We used this at a concentration o 20% so we could get the most reliable results possible. * Stopwatch- We used a stopwatch to make sure that we timed it for 5 minutes Safety To ensure I, and the people around me were safe during the experiments I had to carry out some safety precautions so no one was in danger. First of all I made sure the work surface was clear of any obstacles and that any chairs were tucked under the table, out the way. I also had do make sure everyone was wearing safety goggles throughout the test encase any of the solutions were knocked and splashed up into anyone’s eyes.

Everyone one participating on the experiments had to make sure their hair was tied back and any jewellery was removed. When we had to remove the measurements of hydrogen peroxide from the water bath, we needed to remove it in a way where we didn’t burn ourselves Actual method 1. First of all, you need to select a potato for you tests and extract cylinders of potato using a core borer. These should all roughly be the same size. I did this because the cylinders are near enough 3 grams of potato that we needed. 2. Next remove the skin from each end of these cylinders o it doesn’t affect the reaction. 3. Thirdly, you need to measure out the 3 grams of potato that you need using the weighing scales. You then have to cut the potato into 9 segments, with a length if 5mm, a radius of 4mm and a diameter of 7mm so you can have complete coverage of the potato, from the hydrogen peroxide. This cancel’s out the possibility of this variable changing and making the experiment unfair. 4. Measure 25ml of hydrogen peroxide, at either 5°, 20°, 40° and 65° and put it into a conical flask. This was decided because it allows the solution to react quickly enough. . You then have to fill the measuring cylinder with water, and then submerge it into the water bath without any of it escaping. 6. Next you need to manoeuvre the delivery tube under the measuring cylinder in the water bath. 7. You now need to place the pieces of potato that you just cut up into the conical flask without misplacing any of them as it may lead to inaccurate results. 8. After you have placed the potato into the flask, you need to place the bung (this is on the end of the delivery tube) on the top of the flask 9.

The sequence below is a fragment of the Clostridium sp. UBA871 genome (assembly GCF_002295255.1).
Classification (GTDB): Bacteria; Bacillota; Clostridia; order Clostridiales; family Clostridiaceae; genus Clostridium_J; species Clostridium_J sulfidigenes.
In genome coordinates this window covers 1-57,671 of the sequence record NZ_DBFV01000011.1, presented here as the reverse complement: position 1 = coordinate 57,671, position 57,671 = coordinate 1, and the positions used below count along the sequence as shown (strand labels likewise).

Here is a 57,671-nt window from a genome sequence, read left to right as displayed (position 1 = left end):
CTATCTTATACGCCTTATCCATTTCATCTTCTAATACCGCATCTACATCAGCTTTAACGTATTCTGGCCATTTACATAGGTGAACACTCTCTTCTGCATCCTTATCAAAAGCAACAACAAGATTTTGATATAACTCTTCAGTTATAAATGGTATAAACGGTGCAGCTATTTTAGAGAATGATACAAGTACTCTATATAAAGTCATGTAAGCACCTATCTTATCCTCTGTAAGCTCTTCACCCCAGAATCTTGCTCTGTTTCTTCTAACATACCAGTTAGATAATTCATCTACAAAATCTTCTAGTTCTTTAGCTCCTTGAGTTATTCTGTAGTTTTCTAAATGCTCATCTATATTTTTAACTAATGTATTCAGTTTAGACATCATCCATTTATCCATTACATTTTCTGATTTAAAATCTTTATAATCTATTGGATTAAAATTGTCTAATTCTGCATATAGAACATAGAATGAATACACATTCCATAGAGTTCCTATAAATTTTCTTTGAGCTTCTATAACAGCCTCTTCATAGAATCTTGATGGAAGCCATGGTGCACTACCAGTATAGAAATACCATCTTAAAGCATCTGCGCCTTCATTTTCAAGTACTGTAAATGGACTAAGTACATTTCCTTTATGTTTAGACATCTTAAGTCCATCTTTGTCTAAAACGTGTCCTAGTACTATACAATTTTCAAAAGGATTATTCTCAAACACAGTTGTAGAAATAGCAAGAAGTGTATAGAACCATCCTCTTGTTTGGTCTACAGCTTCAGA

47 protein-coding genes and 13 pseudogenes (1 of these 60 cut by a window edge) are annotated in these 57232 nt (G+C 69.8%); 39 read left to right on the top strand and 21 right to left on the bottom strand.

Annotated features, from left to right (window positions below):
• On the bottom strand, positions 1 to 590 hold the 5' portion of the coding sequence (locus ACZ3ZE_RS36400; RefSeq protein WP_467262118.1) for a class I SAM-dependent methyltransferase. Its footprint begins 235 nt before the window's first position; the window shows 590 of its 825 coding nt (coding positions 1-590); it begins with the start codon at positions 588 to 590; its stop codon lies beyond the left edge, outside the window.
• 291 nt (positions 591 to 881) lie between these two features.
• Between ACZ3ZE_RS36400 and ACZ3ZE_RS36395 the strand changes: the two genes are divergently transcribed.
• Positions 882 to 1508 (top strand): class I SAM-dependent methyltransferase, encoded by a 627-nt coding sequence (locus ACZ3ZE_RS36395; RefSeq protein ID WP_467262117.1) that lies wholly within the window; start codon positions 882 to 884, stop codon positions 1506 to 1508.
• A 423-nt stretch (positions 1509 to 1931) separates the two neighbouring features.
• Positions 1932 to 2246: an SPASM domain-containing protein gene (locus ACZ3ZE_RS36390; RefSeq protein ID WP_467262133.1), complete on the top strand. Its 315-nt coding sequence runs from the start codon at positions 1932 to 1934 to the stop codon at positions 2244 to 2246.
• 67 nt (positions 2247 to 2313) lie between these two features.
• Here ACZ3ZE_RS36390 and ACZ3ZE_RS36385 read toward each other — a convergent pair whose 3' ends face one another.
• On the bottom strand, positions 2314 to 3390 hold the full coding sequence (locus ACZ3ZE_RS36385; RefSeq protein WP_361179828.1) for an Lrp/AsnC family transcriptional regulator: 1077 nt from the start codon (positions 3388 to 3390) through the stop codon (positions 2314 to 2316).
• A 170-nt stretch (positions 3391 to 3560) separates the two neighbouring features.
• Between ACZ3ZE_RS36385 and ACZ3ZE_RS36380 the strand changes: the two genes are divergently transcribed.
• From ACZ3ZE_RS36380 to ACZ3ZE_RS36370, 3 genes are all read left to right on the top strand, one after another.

Start timing with the stopwatch straight away and record the ml decrease of gas every 30 seconds. 10. Stop timing and recording results after 5 minutes. 11. Repeat this method for each temperature, only changing step 4 for each experiment. 12. You must repeat each temperature 3 times. We did this to make our results accurate. 13. You must make sure that the potato is the same weight for each experiment to make you fair, accurate and reliable. Experiment diagram Initial method Throughout my experiment, I will only be changing one variable for my tests, which will be the temperature of the hydrogen peroxide.

The temperatures that I will use will range from 5°C, 20°C, 40°C and finally 65°C for each test. I will test the gas that is collected through the experiment every 30 seconds, for 5 minutes. I will then repeat each test 4 times to make it fair and accurate, then giving me reliable results to evaluate later on. This gives me enough data allowing me not to repeat any more of the tests. Another variable that I could have chosen to change was the surface area of the potato or the catalyst. I decided not to do this because it was too expensive and wasn’t available to me at the time.

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How Does the Temperature Affect the Rate of Reaction?. (2017, Jan 03). Retrieved March 25, 2019, from